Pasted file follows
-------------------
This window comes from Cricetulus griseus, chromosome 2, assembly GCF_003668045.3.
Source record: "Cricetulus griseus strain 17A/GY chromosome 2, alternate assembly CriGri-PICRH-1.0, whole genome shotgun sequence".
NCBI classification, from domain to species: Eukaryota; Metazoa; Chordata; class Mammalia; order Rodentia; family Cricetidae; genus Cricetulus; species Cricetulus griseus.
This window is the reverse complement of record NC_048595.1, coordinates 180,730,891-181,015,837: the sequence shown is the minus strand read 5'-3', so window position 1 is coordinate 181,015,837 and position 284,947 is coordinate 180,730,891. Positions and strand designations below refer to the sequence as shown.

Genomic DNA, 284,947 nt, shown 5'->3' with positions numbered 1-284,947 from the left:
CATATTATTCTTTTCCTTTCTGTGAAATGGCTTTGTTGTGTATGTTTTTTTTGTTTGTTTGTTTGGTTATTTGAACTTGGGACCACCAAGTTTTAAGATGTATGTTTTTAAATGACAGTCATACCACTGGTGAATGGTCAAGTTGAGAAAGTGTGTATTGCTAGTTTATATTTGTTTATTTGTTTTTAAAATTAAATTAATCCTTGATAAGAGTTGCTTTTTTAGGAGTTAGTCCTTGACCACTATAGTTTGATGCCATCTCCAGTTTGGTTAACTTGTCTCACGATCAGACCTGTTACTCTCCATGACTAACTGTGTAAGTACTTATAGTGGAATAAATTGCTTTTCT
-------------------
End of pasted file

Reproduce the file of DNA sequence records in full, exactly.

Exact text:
This window comes from Cricetulus griseus, chromosome 2, assembly GCF_003668045.3.
Source record: "Cricetulus griseus strain 17A/GY chromosome 2, alternate assembly CriGri-PICRH-1.0, whole genome shotgun sequence".
NCBI classification, from domain to species: Eukaryota; Metazoa; Chordata; class Mammalia; order Rodentia; family Cricetidae; genus Cricetulus; species Cricetulus griseus.
This window is the reverse complement of record NC_048595.1, coordinates 180,730,891-181,015,837: the sequence shown is the minus strand read 5'-3', so window position 1 is coordinate 181,015,837 and position 284,947 is coordinate 180,730,891. Positions and strand designations below refer to the sequence as shown.

Genomic DNA, 284,947 nt, shown 5'->3' with positions numbered 1-284,947 from the left:
CATATTATTCTTTTCCTTTCTGTGAAATGGCTTTGTTGTGTATGTTTTTTTTGTTTGTTTGTTTGGTTATTTGAACTTGGGACCACCAAGTTTTAAGATGTATGTTTTTAAATGACAGTCATACCACTGGTGAATGGTCAAGTTGAGAAAGTGTGTATTGCTAGTTTATATTTGTTTATTTGTTTTTAAAATTAAATTAATCCTTGATAAGAGTTGCTTTTTTAGGAGTTAGTCCTTGACCACTATAGTTTGATGCCATCTCCAGTTTGGTTAACTTGTCTCACGATCAGACCTGTTACTCTCCATGACTAACTGTGTAAGTACTTATAGTGGAATAAATTGCTTTTCT